Nor does the fact that Naviera Humboldt's vessels have called at United States ports support a finding of an American base of operations. The mere fact that a vessel periodically visits this country is insufficient to establish such a base. Volyrakis v. M/V Isabelle, 668 F.2d 863, 868 (5th Cir.1982). Accord Hazell, 436 F.Supp. at 563-64; Pavlou, 211 F.Supp. at 325. Finally, the mere existence of a temporary restraining order against Naviera Humboldt and the fact that Naviera Humboldt is a plaintiff in another lawsuit has no relevance to the establishment of an American base of operations. Thus, we find that Naviera Humboldt did not have a base of operations in the United States.


Consequently, the only Lauritzen/Rhoditis factor pointing toward the application of American law is the place of the wrong. The fact that a plaintiff's injuries occurred in American waters "is purely fortuitous, and a factor of minimal importance" in supporting application of American law. Koupetoris v. Konkar Intrepid Corp., 535 F.2d 1392, 1396 (2d Cir.1976). See also Lauritzen, 345 U.S. at 583, 73 S.Ct. at 928 ("[t]he test of location of the wrongful act or omission, however sufficient for torts ashore, is of limited application to shipboard torts, because of the varieties of legal authority over waters she may navigate"). We therefore hold that American law is not applicable to this case.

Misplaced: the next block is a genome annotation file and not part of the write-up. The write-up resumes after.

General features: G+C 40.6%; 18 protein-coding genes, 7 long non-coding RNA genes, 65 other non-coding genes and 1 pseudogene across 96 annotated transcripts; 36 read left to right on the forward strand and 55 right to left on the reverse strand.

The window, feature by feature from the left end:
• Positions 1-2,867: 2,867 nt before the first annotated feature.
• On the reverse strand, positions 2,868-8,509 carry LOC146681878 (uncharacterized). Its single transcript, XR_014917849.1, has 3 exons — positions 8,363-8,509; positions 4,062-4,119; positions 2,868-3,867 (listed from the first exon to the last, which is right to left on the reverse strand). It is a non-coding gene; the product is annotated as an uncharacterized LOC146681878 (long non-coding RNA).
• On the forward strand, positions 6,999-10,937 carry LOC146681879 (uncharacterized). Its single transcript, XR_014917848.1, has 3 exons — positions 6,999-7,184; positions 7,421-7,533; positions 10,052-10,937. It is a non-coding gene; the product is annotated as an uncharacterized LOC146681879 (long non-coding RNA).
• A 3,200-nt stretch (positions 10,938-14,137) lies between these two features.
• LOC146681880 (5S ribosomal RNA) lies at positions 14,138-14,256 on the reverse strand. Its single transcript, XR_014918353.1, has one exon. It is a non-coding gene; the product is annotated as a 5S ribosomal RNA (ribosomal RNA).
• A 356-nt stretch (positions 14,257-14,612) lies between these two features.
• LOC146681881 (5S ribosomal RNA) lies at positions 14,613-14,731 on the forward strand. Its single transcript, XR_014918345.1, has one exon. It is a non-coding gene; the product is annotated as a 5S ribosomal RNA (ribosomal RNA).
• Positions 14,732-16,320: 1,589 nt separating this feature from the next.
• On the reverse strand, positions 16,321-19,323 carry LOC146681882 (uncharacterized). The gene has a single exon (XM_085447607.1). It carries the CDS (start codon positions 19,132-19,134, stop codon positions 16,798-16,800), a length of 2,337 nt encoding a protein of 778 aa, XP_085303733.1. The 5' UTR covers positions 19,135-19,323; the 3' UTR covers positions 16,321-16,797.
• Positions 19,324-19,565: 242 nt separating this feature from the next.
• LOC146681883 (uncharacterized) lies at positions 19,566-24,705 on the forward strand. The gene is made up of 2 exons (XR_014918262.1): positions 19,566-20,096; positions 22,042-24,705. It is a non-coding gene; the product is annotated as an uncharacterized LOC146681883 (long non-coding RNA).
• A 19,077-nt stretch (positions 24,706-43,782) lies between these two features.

Diaz argues that he was not given complete discovery, that "the decision of the district court was premature and [that] this case should be remanded to allow for a full exposition of the facts on the record." We disagree. The documents and affidavits in the record demonstrate that Naviera Humboldt maintains no offices in the United States, is not owned or controlled by United States citizens, and manages the day-to-day operations of its vessels from outside the United States. As we stated in Merren, 519 F.2d at 83:


In sum, all the facts necessary for the district court to come to the conclusion that the plaintiffs could not make out a Jones Act case were before the court. Any additional discovery would have no relevance to the decision and would thus be mere superfluity.


The record is sufficient for us to find that American law is not applicable to this case. Cf. In re Ta Chi Navigation (Panama) Corp., S.A., 462 F.Supp. 260, 267 (S.D.N.Y.1978) (remand for factual hearing to determine whether defendant corporation was American-owned at time of accident).